This project is a transformation of four separate apartments into a single unit in a building on Manhattan’s Upper West Side. The design strategy plays upon the apartment’s panoramic nature by inverting the traditional notion of viewing in the city; rather than rendering the space’s panoptical position as a static station for looking out, the design establishes the interior as the primary stage for moments of seeing.
The design strategy was to retain a ‘service core’ on the interior of the apartment, housing bathrooms, laundry and closets. The remaining L-shaped space, lined with windows affording dramatic views of the Midtown skyline and Central Park, was stripped of interior walls to create an open plan. Large furniture pieces—desks, shelves and a hearth—in conjunction with a series of sliding and pocketing doors, were inserted into the open plan to give division to the apartment’s spaces without closing them off entirely from one another.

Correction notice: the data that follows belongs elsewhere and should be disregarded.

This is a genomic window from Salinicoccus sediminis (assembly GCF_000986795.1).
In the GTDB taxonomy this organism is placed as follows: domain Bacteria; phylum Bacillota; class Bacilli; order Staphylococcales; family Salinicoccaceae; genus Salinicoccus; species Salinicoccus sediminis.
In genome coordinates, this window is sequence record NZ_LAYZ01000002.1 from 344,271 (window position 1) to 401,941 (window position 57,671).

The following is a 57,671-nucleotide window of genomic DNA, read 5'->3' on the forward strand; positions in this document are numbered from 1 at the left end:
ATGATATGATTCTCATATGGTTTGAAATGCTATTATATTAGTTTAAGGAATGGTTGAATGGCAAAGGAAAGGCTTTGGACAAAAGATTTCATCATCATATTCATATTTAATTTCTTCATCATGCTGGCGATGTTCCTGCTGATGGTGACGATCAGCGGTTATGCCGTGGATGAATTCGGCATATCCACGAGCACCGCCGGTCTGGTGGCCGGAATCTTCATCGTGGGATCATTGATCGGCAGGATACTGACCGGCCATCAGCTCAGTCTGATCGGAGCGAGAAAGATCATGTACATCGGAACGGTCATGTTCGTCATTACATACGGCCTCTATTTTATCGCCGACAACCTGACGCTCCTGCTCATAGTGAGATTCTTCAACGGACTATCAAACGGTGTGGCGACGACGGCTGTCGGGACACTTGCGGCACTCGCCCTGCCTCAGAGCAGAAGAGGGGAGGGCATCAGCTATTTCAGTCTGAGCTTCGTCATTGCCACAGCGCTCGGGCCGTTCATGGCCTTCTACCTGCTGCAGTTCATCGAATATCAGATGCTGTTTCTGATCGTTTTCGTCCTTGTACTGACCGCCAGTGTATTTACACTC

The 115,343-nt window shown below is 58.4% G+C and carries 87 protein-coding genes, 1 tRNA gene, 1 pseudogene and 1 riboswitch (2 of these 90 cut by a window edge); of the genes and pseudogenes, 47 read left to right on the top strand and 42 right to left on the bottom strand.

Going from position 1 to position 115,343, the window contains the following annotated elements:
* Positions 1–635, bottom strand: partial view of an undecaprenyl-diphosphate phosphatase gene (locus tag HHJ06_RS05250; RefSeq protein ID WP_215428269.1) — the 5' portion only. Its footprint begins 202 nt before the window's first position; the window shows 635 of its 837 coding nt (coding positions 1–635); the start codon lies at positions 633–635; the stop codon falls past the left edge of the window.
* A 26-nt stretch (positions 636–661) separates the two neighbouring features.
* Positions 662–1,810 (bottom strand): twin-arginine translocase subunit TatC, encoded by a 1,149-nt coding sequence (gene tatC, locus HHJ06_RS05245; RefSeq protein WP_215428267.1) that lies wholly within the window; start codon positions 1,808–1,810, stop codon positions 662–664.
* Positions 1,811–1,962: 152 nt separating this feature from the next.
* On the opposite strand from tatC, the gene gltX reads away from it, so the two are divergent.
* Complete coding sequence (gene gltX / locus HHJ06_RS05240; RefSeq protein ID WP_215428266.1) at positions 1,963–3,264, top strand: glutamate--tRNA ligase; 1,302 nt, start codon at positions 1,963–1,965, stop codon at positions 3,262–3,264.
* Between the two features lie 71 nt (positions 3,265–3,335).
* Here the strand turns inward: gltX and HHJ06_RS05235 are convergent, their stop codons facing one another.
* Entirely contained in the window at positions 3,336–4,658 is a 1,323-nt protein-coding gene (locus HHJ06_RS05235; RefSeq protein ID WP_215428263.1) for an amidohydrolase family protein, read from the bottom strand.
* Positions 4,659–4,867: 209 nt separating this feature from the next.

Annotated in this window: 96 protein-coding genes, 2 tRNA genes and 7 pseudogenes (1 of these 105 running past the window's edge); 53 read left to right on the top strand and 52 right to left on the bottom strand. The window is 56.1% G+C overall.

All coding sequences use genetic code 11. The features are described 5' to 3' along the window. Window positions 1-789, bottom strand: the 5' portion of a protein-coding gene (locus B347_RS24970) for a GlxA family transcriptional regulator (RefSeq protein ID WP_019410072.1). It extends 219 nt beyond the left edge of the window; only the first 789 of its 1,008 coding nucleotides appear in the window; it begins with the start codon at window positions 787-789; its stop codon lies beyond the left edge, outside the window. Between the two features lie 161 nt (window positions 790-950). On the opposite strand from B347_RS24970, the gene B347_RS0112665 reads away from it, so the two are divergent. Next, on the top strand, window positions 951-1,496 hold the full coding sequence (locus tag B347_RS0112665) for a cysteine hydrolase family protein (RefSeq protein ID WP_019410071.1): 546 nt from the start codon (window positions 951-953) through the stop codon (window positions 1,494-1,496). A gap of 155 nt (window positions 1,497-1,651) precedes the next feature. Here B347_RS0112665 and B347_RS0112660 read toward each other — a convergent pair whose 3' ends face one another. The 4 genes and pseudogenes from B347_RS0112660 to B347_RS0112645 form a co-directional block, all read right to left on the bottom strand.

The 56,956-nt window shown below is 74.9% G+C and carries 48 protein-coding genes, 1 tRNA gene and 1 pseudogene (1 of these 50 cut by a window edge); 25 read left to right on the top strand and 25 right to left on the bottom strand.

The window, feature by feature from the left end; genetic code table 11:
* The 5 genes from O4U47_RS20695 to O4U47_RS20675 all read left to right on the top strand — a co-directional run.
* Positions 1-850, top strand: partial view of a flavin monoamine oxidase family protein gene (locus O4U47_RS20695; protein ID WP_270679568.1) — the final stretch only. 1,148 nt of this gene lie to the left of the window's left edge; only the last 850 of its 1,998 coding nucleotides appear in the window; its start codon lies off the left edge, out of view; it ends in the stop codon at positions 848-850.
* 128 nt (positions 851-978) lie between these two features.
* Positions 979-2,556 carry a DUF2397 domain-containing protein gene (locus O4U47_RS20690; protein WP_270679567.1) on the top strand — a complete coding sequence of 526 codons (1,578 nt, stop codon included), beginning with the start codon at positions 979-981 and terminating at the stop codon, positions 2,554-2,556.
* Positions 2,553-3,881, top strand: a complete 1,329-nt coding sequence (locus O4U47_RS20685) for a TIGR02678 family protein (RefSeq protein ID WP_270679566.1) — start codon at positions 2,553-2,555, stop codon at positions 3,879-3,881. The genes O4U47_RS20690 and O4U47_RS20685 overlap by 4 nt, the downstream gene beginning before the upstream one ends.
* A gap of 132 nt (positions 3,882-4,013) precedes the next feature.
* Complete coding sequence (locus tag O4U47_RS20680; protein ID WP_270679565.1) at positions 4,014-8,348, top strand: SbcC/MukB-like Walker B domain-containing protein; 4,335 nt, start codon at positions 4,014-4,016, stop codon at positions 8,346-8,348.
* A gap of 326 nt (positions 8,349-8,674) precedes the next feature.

A series of interior spaces that flow into each other obfuscate the notion of boundary and, in so doing, trigger moments of drama and surprise. Rooms are not entered, but revealed, flanked by moveable furnishings and translucent surfaces that engage the inhabitant rather than simply frame the scene. The flow of space and blurring of borders offers a variety of (looking) experiences, while the exterior urban panoramas become a breathtaking backdrop for this multiplicity of interior views.
Photography by © Daivd Sundberg / Esto